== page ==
The bubble bursts
It was last Christmas that my father bought me a book by Jim Collins titled “Good to Great.” At first I dismissed it as just one of those business books that’s full of impractical theories and analysis, but when I finally got round to reading it I was astounded by its simplistic wisdom and practicality.

One chapter in particular, entitled “Confront the brutal facts” is what broke my long held views on optimism. There is a story in this chapter about Admiral Jim Stockdale, who was the highest ranking United States Military officer in the “Hanoi Hilton” prisoner of war camp during the Vietnam War. During his eight year imprisonment from 1965 to 1973, Admiral Stockdale endured severe torture and led his men with courage in order to ensure that as many of them survived as possible.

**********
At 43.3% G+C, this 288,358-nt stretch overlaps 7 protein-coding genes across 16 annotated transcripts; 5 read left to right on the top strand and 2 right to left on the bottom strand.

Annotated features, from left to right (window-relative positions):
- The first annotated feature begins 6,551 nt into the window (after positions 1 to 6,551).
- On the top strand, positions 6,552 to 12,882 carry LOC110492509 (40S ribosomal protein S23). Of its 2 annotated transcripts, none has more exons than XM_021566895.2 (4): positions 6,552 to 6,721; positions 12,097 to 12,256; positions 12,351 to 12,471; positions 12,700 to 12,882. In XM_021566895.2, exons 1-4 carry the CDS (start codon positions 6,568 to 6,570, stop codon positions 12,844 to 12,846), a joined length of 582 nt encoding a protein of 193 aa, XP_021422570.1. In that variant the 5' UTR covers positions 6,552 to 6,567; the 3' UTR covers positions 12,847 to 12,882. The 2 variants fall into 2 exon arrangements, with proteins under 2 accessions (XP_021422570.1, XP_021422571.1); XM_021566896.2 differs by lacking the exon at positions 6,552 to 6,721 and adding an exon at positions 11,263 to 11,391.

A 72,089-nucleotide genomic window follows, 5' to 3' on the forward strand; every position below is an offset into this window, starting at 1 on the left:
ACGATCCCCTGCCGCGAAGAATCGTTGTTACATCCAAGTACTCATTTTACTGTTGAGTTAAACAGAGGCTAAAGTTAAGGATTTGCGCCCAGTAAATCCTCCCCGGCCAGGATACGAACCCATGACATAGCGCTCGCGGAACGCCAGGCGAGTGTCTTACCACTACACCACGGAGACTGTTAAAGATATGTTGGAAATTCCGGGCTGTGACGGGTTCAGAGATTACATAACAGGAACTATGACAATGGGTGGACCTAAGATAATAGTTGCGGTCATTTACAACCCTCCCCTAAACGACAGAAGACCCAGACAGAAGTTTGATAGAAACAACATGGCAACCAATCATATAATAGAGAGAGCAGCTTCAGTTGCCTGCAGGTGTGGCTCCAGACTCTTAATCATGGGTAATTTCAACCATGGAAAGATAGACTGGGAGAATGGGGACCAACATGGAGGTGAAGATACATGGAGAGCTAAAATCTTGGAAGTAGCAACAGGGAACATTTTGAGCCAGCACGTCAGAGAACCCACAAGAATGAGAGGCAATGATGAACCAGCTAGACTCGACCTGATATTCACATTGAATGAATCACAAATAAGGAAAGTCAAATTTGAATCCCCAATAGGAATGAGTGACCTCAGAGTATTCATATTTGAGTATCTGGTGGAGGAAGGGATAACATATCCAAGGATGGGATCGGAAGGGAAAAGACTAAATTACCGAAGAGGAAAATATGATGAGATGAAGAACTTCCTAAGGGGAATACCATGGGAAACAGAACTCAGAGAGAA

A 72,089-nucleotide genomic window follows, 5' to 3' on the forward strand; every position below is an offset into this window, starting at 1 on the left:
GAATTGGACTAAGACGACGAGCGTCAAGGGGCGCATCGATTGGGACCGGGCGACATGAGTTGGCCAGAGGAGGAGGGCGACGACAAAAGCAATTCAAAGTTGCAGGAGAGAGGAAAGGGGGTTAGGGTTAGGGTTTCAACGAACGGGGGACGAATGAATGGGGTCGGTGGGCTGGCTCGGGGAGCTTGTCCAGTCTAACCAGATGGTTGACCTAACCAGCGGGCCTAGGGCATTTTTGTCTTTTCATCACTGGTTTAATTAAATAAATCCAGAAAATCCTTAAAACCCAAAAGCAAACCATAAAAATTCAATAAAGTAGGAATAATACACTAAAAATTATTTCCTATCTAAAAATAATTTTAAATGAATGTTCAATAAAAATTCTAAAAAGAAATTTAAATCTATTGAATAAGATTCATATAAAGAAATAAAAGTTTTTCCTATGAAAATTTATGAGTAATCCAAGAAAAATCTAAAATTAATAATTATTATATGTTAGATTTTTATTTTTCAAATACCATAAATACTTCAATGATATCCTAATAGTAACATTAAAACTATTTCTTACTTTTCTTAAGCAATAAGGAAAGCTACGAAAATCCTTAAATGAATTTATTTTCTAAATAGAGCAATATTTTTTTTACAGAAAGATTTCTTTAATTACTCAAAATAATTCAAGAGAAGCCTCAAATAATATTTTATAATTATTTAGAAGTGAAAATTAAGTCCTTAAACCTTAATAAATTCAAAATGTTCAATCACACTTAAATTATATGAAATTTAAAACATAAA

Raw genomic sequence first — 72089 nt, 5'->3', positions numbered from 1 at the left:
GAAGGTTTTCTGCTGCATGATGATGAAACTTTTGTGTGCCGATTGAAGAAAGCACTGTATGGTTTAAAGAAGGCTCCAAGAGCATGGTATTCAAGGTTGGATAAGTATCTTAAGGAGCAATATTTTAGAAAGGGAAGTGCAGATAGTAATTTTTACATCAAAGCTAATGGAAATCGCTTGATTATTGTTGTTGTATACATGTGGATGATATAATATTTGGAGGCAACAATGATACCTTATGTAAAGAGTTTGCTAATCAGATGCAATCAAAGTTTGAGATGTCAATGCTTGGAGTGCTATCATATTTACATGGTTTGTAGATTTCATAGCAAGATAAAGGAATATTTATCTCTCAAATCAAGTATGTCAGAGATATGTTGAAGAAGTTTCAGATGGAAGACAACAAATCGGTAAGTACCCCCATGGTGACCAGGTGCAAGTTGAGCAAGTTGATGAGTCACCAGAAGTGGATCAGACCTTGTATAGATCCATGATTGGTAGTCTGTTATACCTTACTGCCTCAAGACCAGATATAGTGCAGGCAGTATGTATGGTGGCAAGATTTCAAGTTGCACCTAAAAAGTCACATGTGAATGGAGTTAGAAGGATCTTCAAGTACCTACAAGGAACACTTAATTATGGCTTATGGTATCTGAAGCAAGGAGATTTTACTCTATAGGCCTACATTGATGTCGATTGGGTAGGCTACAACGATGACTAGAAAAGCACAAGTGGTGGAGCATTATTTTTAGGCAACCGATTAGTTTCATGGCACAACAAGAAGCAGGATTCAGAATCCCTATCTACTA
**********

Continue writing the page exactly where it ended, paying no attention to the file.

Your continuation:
Many years after the war he was asked by the author of the book, Jim Collins, which men did not make it out of the war prison. His answer was surprising. He said “Oh, that’s easy, the optimists.” Wait a minute; I thought the optimists are always the ones who make it? Admiral Stockdale went on to say that “You must never confuse faith that you will prevail in the end – which you can never afford to lose – with the discipline to confront the most brutal facts of your current reality, whatever they might be.”

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Cross Cultural Awareness

Global Non-Verbal Signals – Ghana & Kenya


Ghana
  • Western-style greetings are used here, but be aware that Ghana consists of a multitude of ethnic groups, thus each group has its own unique culture, customs and language.
  • Traditional or native greetings vary among the various ethnic groups.
  • With foreigners the most common greeting is the handshake with a smile.
  • Gifts need not be expensive; the thought is more important than the value.
  • If invited to dinner at a Ghanaian’s home, you are not expected to bring a gift.
  • It’s generally common to wait for a woman to extend her hand first.
  • Take time to enquire about people’s health, family and jobs. To rush a greeting is extremely rude.
  • Maintain eye contact during the greeting.
  • Titles are important. Use the honorific title plus any academic or professional title and the surname.